• 5 Ways to Raise Your Bright Child to Be a Successful Adult

    You want to hone your bright child's potential. Here's what you shouldn't do.
    by Kitty Elicay .
  • 5 Ways to Raise Your Bright Child to Be a Successful Adult
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  • All kids have the potential to be smart. And when you see how bright your child is, you get excited to hone and nurture that intelligence. You don't want, however, to put too much pressure. So how do you find the balance to make he sure achieves his full potential and become successful as an adult?

    1. Treat your children according to their age — not their skill level.
    If your 2-year-old child has the verbal fluency of a 4-year-old, don’t automatically assume that he has developed in other areas at the same pace. A toddler’s emotional skills and self-control is a lot different from a preschooler — he may be verbose, but he may not yet have the rational thinking of an older child. “Even treating a young child as six months older than they are can be significant in terms of your expectations of their behavior [as parents],” says clinical psychologist Alice Boyes in an article for Psychology Today.

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    2. Don’t just praise them for being smart.
    We’ve said it over and over again — praise, when given inappropriately, can put your child at a disadvantage. He might develop a fixed mindset — he thinks he’s so smart that he doesn’t need to make much of an effort to succeed in her tasks. This is especially dangerous because she might not be able to handle failure in the future.

    Instead of praising him for being bright, appreciate his efforts, so he knows that smarts are acquired and developed through hard work and dedication, cultivating a growth mindset. Affirm other positive qualities like being kind, considerate, brave, and loving, so your child knows that they are amazing as a whole, and not just because they have the brains.

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    3. Don’t overstimulate your children.
    Because your child exhibits a lot of potential, it’s tempting to make him do all sorts of activities to gauge just how smart he is. But not everything needs to be a learning experience. Don’t just make him do an activity because you know it will expand his vocabulary, or teach him new concepts or skills. Let him do activities, so he can have fun.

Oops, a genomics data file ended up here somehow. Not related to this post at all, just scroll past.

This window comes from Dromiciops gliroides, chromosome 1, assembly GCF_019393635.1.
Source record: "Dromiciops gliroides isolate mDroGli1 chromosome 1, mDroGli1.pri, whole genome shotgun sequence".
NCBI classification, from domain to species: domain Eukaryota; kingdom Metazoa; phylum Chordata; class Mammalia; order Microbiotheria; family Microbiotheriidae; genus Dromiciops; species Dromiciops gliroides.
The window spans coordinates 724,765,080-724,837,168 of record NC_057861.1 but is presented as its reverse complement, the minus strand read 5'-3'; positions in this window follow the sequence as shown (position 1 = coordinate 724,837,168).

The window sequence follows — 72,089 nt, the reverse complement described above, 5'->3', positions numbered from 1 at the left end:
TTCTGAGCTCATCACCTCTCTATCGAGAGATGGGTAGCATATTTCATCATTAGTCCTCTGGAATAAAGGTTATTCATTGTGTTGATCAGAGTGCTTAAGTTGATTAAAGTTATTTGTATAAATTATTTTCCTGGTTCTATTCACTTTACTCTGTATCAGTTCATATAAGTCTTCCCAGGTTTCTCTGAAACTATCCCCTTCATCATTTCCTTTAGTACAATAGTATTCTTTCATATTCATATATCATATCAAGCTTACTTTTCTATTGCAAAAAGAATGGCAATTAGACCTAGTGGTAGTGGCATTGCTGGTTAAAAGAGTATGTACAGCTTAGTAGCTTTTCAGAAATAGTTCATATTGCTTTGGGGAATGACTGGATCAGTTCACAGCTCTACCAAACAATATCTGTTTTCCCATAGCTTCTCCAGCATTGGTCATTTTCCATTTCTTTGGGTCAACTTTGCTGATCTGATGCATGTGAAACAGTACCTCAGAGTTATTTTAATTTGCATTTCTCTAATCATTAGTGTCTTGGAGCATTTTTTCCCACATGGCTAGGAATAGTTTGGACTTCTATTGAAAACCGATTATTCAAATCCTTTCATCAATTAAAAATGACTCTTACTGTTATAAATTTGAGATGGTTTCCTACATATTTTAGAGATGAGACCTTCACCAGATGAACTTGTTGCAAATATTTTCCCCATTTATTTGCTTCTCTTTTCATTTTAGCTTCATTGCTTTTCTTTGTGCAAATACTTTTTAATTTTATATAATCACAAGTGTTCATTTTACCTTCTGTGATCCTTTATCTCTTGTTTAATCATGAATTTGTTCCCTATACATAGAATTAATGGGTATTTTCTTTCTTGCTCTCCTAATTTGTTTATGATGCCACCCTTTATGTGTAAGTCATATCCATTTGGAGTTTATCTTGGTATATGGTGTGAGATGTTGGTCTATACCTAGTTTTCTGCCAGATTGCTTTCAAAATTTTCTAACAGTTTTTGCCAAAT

Apart from academic skills, make sure that you also feed his creativity and imagination. Give him time for unstructured play. Unstructured play promotes intellectual, physical, social, and emotional well-being, according to research.

    “Once the child is allowed to imagine and create, that’s when the child begins to engage with his surroundings and initiate learning,” says Dr. Faith Buenaventura-Alcazaren, a pediatrician who holds clinic at Perpetual Succor Hospital and Maternity in Marikina and Marikina Doctors Hospital and Medical Center.

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    4. Avoid boasting about their talents.
    Your child is smart, and you want the world to know (including the fact that he, ahem, probably got the brains from you). But kids follow their parents’ lead, and if you constantly tell other people about your children’s achievements, they will follow suit and start telling their own friends how great they think they are, which can rub their peers the wrong way.

    This might also affect your child’s confidence and not in a good way. A child with healthy self-esteem makes himself feel good, whereas a boastful child relies on the feedback of others to give himself a boost, according to an article in Parents.

    Lastly, consider other children’s feelings who will hear you or your child bragging. They might feel like they are inferior or not good enough. They might put unnecessary pressure or set unrealistic expectations on themselves, which can lead to childhood anxiety. Think before you speak is the best course of action.

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    5. Support their interests. 
    Studies show that gifted kids who do great things and become influential in their respective fields had talents that were nurtured early on by their parents. Learning is natural, spontaneous, and interest-led. Research has shown that young children’s early communication and language development is enhanced when learning opportunities have interest-based features and elements.

    When you focus on your child’s strengths and praise their effort, you are helping them become more driven and passionate individuals. At the end of the day, it’s not just their brains that will determine future success, but their personality and their ability to go through life’s challenges. Keep nurturing and loving your bright kids so they can get there.

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